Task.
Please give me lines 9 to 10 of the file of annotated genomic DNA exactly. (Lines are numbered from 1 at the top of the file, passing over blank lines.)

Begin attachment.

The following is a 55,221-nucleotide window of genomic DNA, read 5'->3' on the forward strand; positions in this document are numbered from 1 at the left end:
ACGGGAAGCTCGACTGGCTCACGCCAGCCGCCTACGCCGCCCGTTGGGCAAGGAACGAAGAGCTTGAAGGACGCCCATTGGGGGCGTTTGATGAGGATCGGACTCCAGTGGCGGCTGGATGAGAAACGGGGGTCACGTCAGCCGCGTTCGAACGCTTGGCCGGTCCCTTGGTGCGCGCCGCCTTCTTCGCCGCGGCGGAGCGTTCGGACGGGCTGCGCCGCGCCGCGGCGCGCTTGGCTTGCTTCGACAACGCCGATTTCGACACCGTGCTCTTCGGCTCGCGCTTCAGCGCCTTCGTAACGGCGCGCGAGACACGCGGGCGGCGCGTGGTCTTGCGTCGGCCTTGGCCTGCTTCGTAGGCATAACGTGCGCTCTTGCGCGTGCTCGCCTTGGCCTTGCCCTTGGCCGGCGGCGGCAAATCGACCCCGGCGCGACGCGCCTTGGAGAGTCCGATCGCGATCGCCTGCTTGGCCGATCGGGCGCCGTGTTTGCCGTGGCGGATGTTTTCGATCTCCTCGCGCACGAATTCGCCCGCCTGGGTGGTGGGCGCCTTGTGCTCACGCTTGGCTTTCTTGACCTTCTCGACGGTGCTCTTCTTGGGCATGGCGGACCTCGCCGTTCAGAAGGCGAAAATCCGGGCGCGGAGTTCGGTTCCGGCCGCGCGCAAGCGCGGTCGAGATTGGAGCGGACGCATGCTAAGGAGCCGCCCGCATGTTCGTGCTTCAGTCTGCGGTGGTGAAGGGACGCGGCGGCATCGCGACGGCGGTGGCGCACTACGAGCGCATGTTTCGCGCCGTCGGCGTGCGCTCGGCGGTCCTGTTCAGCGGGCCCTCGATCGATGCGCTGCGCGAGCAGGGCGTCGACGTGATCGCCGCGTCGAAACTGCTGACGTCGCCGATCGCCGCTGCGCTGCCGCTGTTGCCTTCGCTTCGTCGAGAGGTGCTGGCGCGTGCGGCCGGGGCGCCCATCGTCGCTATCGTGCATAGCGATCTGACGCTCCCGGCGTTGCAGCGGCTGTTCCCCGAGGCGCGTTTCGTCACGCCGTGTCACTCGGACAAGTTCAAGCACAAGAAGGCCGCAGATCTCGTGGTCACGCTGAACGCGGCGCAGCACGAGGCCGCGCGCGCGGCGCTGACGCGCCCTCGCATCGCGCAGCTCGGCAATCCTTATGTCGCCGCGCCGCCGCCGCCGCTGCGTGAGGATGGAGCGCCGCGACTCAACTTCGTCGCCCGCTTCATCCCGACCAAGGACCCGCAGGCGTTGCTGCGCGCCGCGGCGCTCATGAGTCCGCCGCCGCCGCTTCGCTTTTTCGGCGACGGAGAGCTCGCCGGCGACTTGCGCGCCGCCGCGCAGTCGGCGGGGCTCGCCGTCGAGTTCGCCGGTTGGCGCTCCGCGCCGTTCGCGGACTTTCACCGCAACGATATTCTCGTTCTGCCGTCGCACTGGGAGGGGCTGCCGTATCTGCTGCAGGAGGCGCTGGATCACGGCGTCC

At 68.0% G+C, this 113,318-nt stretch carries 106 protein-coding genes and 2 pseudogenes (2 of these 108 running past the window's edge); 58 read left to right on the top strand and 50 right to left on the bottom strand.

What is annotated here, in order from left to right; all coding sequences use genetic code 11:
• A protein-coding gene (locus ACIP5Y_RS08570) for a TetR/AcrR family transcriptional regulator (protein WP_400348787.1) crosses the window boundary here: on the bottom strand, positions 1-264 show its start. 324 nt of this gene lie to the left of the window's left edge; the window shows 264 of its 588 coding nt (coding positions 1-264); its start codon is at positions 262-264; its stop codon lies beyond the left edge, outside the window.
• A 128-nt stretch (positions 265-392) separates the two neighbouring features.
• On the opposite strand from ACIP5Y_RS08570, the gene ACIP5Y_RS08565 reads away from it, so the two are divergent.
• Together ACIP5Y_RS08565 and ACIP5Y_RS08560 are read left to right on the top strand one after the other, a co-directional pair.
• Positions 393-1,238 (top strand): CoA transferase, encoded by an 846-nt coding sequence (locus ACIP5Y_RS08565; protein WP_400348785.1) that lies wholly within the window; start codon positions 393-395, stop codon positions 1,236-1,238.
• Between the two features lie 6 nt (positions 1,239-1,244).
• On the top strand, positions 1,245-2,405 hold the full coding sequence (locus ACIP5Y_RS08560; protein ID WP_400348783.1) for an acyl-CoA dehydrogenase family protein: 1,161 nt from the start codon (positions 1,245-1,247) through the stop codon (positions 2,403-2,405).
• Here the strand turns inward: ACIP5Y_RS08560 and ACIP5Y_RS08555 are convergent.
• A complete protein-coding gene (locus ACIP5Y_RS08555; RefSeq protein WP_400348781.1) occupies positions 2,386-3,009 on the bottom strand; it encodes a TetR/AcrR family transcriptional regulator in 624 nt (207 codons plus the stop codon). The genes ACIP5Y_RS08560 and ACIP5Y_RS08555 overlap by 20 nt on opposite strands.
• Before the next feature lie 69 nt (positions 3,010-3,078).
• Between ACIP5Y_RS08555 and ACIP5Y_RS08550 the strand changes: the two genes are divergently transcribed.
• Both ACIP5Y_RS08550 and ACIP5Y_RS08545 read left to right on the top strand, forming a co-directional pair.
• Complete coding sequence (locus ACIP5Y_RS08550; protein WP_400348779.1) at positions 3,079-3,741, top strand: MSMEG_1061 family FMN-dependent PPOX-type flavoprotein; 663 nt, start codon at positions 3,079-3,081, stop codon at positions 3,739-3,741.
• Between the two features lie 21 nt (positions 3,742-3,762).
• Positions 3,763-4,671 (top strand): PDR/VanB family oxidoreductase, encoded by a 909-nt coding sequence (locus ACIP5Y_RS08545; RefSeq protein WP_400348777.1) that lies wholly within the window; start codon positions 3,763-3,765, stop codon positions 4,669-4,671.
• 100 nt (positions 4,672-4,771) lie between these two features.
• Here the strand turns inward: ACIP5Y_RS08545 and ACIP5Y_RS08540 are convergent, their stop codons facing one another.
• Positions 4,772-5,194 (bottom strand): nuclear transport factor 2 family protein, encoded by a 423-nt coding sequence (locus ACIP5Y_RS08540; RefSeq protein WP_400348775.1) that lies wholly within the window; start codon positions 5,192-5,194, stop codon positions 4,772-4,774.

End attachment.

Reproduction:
• Positions 393-1,238 (top strand): CoA transferase, encoded by an 846-nt coding sequence (locus ACIP5Y_RS08565; protein WP_400348785.1) that lies wholly within the window; start codon positions 393-395, stop codon positions 1,236-1,238.
• Between the two features lie 6 nt (positions 1,239-1,244).